The staff of Glen Canyon National Recreation Area and Rainbow Bridge National Monument want all visitors to have an enjoyable and safe visit this summer.
According to William Shott, superintendent of Glen Canyon National Recreation Area and Rainbow Bridge National Monument, “We welcome everyone who visits these spectacular parks, which provide outstanding opportunities for adventure. Please practice safe boating and outdoor recreation in whatever form you enjoy, while respecting each other and preserving the resources for future generations.”
Ranger-led programs are offered at several locations. The Carl Hayden Visitor Center has Junior Ranger Programs daily. Enjoy a guided hike at Horseshoe Bend daily (8:30 to 11:00 a.m.). The Hanging Garden Guided Hike is Monday through Thursday, (6:30 to 7:30 p.m.), and an evening program is offered at the Wahweap Campground Amphitheater every Friday and Saturday (8 to 9 p.m.)
“Weather permitting” also applies to people during these hot summer months. Extremely hot weather can cause sickness or even death. Follow safety guidelines to avoid dehydration and heat stress. Know and follow other guidelines for safety, including desert safety, lifejackets, and boating safety. Life threatening dangers to avoid include swimming at marinas, flash floods, cliff jumping and carbon monoxide. More information is available here: https://www.nps.gov/glca/planyourvisit/safety.htm,
The summer heat has also added to the need for current fire restrictions. Open fire of any kind is currently prohibited, except campfires and charcoal fires within agency approved fire pits and grills. Campfires are also permitted below the high water mark of the lake in areas devoid of vegetation. Smoking is prohibited, except in an enclosed vehicle or a developed recreation site, or while stopped in an area at least six feet in diameter that is barren or cleared of all flammable material down to mineral soil. Fireworks or other pyrotechnic devices are prohibited at all times on all federal public lands.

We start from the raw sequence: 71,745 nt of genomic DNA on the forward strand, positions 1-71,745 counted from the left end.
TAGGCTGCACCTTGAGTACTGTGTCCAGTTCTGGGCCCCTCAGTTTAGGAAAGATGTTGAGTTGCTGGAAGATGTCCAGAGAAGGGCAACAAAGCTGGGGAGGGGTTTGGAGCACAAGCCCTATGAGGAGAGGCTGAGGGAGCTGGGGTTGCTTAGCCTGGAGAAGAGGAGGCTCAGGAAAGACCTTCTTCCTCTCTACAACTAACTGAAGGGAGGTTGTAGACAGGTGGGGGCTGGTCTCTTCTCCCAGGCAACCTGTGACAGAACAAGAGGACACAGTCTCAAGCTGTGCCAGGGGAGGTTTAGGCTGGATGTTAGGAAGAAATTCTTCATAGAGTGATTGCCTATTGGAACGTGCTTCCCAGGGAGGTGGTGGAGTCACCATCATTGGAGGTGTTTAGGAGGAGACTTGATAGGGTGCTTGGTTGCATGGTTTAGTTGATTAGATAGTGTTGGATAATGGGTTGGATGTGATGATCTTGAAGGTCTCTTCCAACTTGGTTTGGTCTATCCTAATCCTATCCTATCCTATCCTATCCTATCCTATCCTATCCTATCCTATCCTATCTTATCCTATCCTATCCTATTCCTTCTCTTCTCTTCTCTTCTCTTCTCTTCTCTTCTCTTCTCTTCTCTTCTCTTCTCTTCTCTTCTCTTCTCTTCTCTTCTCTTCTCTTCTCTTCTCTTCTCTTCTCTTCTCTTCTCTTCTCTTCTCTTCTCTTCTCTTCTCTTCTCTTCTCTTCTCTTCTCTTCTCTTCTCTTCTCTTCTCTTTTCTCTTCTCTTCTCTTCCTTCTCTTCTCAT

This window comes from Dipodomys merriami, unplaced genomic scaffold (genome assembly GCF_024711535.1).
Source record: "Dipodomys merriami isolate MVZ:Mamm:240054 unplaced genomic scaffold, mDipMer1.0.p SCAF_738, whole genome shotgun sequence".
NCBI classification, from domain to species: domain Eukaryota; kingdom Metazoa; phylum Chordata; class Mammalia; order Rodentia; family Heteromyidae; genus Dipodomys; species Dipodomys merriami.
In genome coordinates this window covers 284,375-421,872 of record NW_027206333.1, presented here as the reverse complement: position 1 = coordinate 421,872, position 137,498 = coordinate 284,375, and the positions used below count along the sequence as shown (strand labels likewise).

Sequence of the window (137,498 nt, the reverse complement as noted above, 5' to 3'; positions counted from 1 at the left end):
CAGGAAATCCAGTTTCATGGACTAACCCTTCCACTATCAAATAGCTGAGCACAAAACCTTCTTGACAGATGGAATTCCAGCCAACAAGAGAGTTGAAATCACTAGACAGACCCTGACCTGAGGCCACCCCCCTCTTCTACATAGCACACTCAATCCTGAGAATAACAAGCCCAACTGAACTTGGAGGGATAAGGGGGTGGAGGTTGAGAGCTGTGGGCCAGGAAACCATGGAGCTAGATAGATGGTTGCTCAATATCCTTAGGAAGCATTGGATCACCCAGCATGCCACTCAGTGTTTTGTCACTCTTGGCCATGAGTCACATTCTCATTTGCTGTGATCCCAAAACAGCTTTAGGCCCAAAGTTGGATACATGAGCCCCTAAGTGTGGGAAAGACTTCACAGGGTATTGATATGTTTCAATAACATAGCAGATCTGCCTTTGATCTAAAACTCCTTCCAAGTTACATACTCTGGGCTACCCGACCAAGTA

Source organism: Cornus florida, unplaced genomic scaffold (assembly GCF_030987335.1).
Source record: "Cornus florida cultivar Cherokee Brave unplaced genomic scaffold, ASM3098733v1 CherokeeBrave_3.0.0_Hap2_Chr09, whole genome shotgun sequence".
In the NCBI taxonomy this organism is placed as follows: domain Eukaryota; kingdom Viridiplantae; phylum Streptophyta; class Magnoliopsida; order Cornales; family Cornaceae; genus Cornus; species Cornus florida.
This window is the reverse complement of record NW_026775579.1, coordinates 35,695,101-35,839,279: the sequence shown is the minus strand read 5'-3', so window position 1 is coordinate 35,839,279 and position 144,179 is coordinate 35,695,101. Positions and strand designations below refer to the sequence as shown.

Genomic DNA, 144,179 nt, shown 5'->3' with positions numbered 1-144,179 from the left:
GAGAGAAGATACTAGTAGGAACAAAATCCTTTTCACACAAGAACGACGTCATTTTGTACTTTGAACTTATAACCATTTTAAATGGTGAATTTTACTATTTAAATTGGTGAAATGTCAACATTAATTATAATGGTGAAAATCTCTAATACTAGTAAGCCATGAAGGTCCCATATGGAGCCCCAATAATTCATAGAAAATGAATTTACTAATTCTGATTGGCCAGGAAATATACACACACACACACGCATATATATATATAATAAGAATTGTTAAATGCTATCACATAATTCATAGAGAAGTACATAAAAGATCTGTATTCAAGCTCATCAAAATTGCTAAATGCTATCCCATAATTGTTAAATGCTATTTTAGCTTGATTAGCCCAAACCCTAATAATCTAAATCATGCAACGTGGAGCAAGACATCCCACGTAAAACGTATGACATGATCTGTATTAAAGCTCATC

Visitors to Glen Canyon use a variety of watercraft on Lake Powell, including houseboats, powerboats, personal watercraft (“jet skis”), kayaks and paddleboards. Because quagga mussels have been confirmed both above and below the dam, all boaters and fishermen are reminded to clean, drain, and dry their boats and all equipment after contact with these waters. Utah and Arizona state laws require that boat owners decontaminate their vessels and conveyances prior to transport from infested waters. Specific information on state laws for Utah can be found at www.wildlife.utah.gov/mussels or for Arizona at www.azgfd.gov/ais .
Those who enjoy non-motorized boating will want to check out wakeless zones recently established in three side canyons on Lake Powell: Antelope, Labyrinth and Lost Eden Canyons. Maintaining wakeless speed throughout these narrow canyons increases enjoyment by kayakers, while preventing collisions, swamping or capsizing by other watercraft.
For those camping within one quarter-mile of Lake Powell’s shoreline, “Lake Powell Pure” practices include possessing and utilizing a human sanitation device (portable toilet) that does not use plastic bags to contain the waste.
Digging a cat hole is not allowed because the area could be covered with water later, resulting in your human waste floating in the lake. A portable toilet must be used and don’t dump your tank in the lake. Other illegal activities include vandalism, graffiti, littering, careless operation of a vessel, and boating under the influence of alcohol and/or drugs. Under the Powell Watch Program, if you see something, say something. Text reports of violations or concerns to 928-614-0820. (Do not call; text only. This is not an emergency number.)
In an emergency, call 911 or use Marine Band 16 to hail National Park Service.